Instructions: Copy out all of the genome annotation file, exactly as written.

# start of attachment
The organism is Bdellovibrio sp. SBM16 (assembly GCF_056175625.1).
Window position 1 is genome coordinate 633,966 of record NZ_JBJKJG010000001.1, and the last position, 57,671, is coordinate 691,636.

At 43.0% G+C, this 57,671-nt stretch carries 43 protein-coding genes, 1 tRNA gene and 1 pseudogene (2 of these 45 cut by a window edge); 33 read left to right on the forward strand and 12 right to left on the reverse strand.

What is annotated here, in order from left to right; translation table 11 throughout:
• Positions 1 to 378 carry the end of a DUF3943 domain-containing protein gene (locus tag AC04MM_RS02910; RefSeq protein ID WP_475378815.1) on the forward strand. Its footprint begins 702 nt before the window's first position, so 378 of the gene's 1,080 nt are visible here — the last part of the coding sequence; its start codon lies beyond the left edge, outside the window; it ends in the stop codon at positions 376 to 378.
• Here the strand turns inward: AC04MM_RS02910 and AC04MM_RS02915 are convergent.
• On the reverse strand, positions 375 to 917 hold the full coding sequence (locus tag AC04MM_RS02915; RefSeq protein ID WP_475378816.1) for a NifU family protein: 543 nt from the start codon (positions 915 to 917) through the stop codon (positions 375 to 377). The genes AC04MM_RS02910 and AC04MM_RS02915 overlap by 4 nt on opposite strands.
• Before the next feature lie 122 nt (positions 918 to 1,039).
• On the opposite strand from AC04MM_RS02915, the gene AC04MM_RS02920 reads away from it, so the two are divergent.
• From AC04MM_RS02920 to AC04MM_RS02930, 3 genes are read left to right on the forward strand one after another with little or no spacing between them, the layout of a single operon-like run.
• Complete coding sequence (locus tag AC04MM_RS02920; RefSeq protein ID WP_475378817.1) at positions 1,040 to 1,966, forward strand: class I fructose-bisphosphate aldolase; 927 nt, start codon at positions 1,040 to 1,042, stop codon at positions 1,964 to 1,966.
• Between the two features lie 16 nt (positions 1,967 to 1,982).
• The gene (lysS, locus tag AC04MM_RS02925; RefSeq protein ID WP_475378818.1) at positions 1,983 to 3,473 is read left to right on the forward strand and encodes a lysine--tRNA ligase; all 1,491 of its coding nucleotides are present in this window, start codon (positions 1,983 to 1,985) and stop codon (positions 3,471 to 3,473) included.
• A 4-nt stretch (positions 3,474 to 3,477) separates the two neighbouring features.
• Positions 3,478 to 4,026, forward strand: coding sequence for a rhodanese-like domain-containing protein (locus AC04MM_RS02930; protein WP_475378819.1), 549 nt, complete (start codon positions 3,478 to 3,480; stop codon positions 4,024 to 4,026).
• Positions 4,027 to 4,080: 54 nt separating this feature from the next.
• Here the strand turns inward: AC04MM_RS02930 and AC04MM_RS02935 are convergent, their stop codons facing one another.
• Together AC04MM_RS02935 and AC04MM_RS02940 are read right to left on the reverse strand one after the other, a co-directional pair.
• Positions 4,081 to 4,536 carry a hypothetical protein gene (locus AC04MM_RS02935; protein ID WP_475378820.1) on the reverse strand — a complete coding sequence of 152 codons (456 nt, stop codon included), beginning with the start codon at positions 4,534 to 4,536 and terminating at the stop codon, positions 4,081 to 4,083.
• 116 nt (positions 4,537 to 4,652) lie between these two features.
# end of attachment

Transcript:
The organism is Bdellovibrio sp. SBM16 (assembly GCF_056175625.1).
Window position 1 is genome coordinate 633,966 of record NZ_JBJKJG010000001.1, and the last position, 57,671, is coordinate 691,636.

At 43.0% G+C, this 57,671-nt stretch carries 43 protein-coding genes, 1 tRNA gene and 1 pseudogene (2 of these 45 cut by a window edge); 33 read left to right on the forward strand and 12 right to left on the reverse strand.

What is annotated here, in order from left to right; translation table 11 throughout:
• Positions 1 to 378 carry the end of a DUF3943 domain-containing protein gene (locus tag AC04MM_RS02910; RefSeq protein ID WP_475378815.1) on the forward strand. Its footprint begins 702 nt before the window's first position, so 378 of the gene's 1,080 nt are visible here — the last part of the coding sequence; its start codon lies beyond the left edge, outside the window; it ends in the stop codon at positions 376 to 378.
• Here the strand turns inward: AC04MM_RS02910 and AC04MM_RS02915 are convergent.
• On the reverse strand, positions 375 to 917 hold the full coding sequence (locus tag AC04MM_RS02915; RefSeq protein ID WP_475378816.1) for a NifU family protein: 543 nt from the start codon (positions 915 to 917) through the stop codon (positions 375 to 377). The genes AC04MM_RS02910 and AC04MM_RS02915 overlap by 4 nt on opposite strands.
• Before the next feature lie 122 nt (positions 918 to 1,039).
• On the opposite strand from AC04MM_RS02915, the gene AC04MM_RS02920 reads away from it, so the two are divergent.
• From AC04MM_RS02920 to AC04MM_RS02930, 3 genes are read left to right on the forward strand one after another with little or no spacing between them, the layout of a single operon-like run.
• Complete coding sequence (locus tag AC04MM_RS02920; RefSeq protein ID WP_475378817.1) at positions 1,040 to 1,966, forward strand: class I fructose-bisphosphate aldolase; 927 nt, start codon at positions 1,040 to 1,042, stop codon at positions 1,964 to 1,966.
• Between the two features lie 16 nt (positions 1,967 to 1,982).
• The gene (lysS, locus tag AC04MM_RS02925; RefSeq protein ID WP_475378818.1) at positions 1,983 to 3,473 is read left to right on the forward strand and encodes a lysine--tRNA ligase; all 1,491 of its coding nucleotides are present in this window, start codon (positions 1,983 to 1,985) and stop codon (positions 3,471 to 3,473) included.
• A 4-nt stretch (positions 3,474 to 3,477) separates the two neighbouring features.
• Positions 3,478 to 4,026, forward strand: coding sequence for a rhodanese-like domain-containing protein (locus AC04MM_RS02930; protein WP_475378819.1), 549 nt, complete (start codon positions 3,478 to 3,480; stop codon positions 4,024 to 4,026).
• Positions 4,027 to 4,080: 54 nt separating this feature from the next.
• Here the strand turns inward: AC04MM_RS02930 and AC04MM_RS02935 are convergent, their stop codons facing one another.
• Together AC04MM_RS02935 and AC04MM_RS02940 are read right to left on the reverse strand one after the other, a co-directional pair.
• Positions 4,081 to 4,536 carry a hypothetical protein gene (locus AC04MM_RS02935; protein ID WP_475378820.1) on the reverse strand — a complete coding sequence of 152 codons (456 nt, stop codon included), beginning with the start codon at positions 4,534 to 4,536 and terminating at the stop codon, positions 4,081 to 4,083.
• 116 nt (positions 4,537 to 4,652) lie between these two features.